Familiar tropes are quickly forgotten as this stealthy action game finds a perfect balance between tense and joyful
Thief might be the fastest-paced stealth game I’ve ever played. Garrett, the master thief and reluctant protagonist, is swift, agile and sturdy, three traits that you’ll have to take advantage of in order to survive while sneaking, climbing and fighting your way through the streets of The City and its bordering regions.
Thief is Eidos Montreal’s reboot of the classic franchise, but the story is accessible without any prior knowledge of the series. There are elements of the first three games throughout the storyline, and Thief does take place primarily in The City, the same medieval, gloomy setting as the rest of the series, but this title stands on its own.
In this incarnation of Thief, Garrett is a stereotypical lost soul, stealing to stay busy rather than pledging allegiance to any moral code. He lacks friends or family, save for his confidant and job-organizer Basso and his protege Erin. In the first few minutes of the game, Garrett and Erin find themselves at the scene of a strange ritual, one which Garrett is unwilling to investigate. He calls off the heist, but Erin, being the reckless student that she is, can’t help but disobey. The series of events that follows sets the stage for a cliche-ridden, but undeniably enjoyable tale of political intrigue, mysterious disease, convenient amnesia and supernatural occurrences.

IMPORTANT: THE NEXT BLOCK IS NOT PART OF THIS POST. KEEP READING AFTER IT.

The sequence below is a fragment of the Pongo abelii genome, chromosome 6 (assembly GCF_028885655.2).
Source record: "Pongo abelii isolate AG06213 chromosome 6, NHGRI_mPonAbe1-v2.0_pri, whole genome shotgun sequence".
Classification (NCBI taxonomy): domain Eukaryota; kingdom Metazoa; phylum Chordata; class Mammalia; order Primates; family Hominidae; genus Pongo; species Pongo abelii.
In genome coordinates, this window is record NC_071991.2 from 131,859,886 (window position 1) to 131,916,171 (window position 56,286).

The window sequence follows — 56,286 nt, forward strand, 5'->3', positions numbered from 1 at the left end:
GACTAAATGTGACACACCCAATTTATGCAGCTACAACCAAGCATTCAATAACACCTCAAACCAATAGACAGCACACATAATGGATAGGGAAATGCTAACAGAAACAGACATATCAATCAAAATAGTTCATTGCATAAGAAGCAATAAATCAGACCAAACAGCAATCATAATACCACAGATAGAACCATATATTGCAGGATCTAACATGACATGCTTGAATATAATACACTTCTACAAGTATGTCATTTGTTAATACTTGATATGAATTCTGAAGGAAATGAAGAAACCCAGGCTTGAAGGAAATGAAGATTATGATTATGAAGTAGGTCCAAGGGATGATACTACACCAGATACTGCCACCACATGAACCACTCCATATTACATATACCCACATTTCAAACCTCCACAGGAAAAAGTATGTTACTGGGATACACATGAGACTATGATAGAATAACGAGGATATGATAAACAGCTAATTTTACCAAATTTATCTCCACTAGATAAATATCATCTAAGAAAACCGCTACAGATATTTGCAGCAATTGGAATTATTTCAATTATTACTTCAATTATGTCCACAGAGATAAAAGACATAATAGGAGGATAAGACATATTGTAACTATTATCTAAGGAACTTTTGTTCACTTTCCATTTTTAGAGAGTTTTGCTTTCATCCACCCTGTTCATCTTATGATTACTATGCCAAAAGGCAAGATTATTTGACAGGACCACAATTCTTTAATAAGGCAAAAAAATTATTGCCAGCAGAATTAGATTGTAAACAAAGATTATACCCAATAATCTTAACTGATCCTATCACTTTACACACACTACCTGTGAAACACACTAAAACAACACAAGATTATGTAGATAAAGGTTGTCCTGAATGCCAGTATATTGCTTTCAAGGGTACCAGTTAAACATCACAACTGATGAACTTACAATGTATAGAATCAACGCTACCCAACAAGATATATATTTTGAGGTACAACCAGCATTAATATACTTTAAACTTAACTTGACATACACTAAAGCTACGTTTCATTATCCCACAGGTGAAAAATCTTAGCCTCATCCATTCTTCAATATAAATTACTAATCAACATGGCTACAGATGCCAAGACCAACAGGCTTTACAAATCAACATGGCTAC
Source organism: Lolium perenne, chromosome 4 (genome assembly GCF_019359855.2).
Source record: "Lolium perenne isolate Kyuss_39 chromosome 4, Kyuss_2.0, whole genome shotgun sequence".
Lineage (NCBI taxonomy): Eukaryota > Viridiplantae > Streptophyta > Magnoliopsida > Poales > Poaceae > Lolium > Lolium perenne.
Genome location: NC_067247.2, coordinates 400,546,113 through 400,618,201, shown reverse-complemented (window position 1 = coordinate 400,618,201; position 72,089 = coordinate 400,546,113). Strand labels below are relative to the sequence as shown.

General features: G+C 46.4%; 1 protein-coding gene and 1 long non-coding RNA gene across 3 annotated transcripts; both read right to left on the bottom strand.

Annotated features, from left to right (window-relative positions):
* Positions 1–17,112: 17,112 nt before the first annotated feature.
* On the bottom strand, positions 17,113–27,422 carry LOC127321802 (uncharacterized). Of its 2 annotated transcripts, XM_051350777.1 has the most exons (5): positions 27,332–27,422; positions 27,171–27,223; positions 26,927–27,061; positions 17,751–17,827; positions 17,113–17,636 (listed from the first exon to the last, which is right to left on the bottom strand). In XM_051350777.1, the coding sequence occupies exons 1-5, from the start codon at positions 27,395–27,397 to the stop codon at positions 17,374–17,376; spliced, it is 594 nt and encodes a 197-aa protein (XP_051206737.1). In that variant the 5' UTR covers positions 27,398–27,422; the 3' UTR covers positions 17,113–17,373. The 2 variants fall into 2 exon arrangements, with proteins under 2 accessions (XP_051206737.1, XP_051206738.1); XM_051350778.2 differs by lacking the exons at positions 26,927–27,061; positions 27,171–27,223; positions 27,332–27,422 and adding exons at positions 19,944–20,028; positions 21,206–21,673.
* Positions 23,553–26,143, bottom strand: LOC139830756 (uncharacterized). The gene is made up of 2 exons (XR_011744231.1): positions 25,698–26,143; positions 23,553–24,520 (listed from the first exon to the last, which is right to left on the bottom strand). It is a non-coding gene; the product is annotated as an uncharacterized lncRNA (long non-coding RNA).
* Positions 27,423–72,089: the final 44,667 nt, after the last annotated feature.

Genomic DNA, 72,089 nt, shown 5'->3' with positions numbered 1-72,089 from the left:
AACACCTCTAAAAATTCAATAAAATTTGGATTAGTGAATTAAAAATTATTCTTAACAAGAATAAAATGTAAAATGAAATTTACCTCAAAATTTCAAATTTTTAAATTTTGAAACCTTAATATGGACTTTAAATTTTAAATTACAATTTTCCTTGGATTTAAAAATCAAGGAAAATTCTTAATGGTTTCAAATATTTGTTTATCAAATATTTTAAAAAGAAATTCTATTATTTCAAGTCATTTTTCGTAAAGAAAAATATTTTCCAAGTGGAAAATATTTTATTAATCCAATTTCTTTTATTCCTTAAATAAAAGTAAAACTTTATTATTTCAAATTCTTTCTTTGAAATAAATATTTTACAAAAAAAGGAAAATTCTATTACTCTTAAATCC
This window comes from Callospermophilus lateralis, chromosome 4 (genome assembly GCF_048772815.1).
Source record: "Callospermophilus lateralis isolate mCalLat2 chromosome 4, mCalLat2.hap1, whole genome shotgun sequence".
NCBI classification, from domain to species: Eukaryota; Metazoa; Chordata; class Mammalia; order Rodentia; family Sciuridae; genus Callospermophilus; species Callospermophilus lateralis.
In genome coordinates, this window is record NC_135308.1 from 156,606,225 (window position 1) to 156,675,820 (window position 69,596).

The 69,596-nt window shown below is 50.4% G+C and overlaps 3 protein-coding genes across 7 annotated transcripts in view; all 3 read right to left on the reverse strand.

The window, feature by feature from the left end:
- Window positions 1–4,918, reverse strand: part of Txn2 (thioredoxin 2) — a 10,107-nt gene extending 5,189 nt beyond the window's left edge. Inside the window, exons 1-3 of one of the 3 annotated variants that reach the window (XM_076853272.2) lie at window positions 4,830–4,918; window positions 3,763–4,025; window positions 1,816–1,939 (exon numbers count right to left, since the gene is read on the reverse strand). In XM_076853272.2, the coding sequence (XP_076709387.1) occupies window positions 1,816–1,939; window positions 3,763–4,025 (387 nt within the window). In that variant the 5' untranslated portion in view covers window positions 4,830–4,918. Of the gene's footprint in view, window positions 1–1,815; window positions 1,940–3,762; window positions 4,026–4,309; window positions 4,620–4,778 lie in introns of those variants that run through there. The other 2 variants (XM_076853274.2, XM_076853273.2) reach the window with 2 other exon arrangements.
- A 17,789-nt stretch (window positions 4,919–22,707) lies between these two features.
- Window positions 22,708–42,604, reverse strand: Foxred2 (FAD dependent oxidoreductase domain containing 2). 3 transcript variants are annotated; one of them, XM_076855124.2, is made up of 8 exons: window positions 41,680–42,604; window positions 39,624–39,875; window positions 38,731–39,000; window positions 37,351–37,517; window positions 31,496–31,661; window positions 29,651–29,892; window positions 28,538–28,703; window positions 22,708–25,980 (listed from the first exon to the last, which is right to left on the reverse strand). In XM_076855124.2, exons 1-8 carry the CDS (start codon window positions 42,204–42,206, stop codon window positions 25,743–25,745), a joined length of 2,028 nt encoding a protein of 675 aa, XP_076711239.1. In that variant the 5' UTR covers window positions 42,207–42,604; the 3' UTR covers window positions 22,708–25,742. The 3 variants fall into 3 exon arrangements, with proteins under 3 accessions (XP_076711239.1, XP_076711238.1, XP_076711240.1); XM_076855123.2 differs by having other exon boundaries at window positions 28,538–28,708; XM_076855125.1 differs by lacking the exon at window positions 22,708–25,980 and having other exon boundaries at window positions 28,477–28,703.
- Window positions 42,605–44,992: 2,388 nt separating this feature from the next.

The story unravels throughout The City, a segmented “open world” which serves as a hub for both the missions and the side quests. I put “open world” in quotes because each enclosed area is separated by a loading screen, one which you will be very familiar with by the end of the game. In The City, Garrett is free to explore to his heart’s content, slinking past guards, knocking out passersby, invading the homes of the wealthy and doing everything in his power to figure out how that one location on the incomprehensible map could possibly be reached.
As limited as The City is compared to some of the other games in the genre, Eidos took the time to inject life into every single corner. Considering how much time you’ll spend in corners while eluding the watchful guards, it’s something you’ll come to appreciate. Bounding from rooftop to rooftop, you start to get a feel for The City early on. Although the map leaves something to be desired, it won’t be long before you know your way around. Until then, a marker hovering on your screen will always point you in the right direction; it’s up to you to figure out how to get there.